A typical website is comprised of a set of files (each web page-home page, about page, etc. - is an individual file). Each file contains HTML code and content (text and images). Web pages are styled with files called Cascading Style Sheets (CSS). For ease of explanation, let's say that a standard (non-responsive) website has a set of files and a few CSS files that govern the look of the site. A responsive website applies an alternate set of CSS files depending on the device being used to access the site. The site looks and 'responds' differently based on the device.
For example, while someone viewing the site from a desktop device sees a horizontally aligned navigation menu, someone viewing the site from a mobile device gets a vertically aligned navigation menu with larger text that is easier to read on a smaller screen.
There was a time when people only accessed websites from a desktop computer. The vast majority had the same size monitor. Websites were designed for the average visitor. Today, people access websites from a variety of different devices with screens ranging from a few inches all the way up to 27" or more and expectations have changed. Consumers expect the website they're visiting to know that they're using a tablet vs. a PC. They expect the site to adjust to them-not the other way around.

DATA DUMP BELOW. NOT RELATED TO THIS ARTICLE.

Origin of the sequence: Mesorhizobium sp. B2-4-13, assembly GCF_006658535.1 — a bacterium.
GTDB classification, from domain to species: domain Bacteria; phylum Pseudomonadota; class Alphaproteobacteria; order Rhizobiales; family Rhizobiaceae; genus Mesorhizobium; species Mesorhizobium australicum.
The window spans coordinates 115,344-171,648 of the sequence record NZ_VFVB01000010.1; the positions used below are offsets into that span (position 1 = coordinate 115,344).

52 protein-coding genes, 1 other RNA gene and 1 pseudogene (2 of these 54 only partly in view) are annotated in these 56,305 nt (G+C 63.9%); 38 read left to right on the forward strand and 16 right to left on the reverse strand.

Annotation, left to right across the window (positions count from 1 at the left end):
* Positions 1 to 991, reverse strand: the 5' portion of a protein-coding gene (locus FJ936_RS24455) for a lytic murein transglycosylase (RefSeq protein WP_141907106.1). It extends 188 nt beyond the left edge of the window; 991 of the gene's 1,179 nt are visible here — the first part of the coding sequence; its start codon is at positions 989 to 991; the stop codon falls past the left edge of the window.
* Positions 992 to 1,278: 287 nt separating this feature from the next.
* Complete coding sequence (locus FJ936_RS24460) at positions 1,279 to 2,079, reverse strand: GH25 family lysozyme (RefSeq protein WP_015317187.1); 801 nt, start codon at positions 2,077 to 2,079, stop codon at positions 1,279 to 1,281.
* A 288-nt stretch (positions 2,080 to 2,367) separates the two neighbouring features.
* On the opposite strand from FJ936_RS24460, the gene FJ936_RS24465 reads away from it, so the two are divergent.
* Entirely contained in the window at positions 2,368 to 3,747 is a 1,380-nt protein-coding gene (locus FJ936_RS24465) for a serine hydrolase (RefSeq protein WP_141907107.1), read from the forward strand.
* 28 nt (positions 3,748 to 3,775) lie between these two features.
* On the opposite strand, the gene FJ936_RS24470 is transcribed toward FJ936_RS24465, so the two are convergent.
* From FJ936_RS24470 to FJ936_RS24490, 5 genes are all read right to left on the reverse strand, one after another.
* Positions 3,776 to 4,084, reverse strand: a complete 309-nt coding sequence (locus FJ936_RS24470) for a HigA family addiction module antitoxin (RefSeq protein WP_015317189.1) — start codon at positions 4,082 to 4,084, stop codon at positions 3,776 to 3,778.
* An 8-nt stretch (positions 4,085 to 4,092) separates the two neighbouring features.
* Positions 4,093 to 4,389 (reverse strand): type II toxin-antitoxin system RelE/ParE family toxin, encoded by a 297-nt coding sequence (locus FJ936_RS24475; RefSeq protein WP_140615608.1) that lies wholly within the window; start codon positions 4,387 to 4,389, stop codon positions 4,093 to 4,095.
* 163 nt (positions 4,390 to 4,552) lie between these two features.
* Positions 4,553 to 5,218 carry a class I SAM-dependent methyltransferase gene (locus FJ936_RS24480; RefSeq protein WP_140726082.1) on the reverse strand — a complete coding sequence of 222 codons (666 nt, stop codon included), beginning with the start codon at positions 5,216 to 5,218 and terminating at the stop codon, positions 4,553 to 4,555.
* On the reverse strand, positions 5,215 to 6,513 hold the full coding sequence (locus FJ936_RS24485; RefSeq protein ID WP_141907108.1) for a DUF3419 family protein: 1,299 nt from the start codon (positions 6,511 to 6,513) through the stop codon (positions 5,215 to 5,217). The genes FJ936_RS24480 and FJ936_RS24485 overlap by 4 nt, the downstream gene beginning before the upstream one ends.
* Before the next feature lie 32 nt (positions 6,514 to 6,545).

Different devices also come with different expectations in terms of usability. For example, the Apple iPhone has "trained" people to expect to be able to swipe left/right/up/down. People visiting a website from a smartphone expect to be able to click a phone number and have their phone give them the option of auto-dialing that number. Similarly, they expect an address to have a "click for directions" option that uses their phone's GPS.
A site that is responsive takes all of this into account and automatically adjust to provide visitors with the best possible user experience regardless of the device being used to access the site.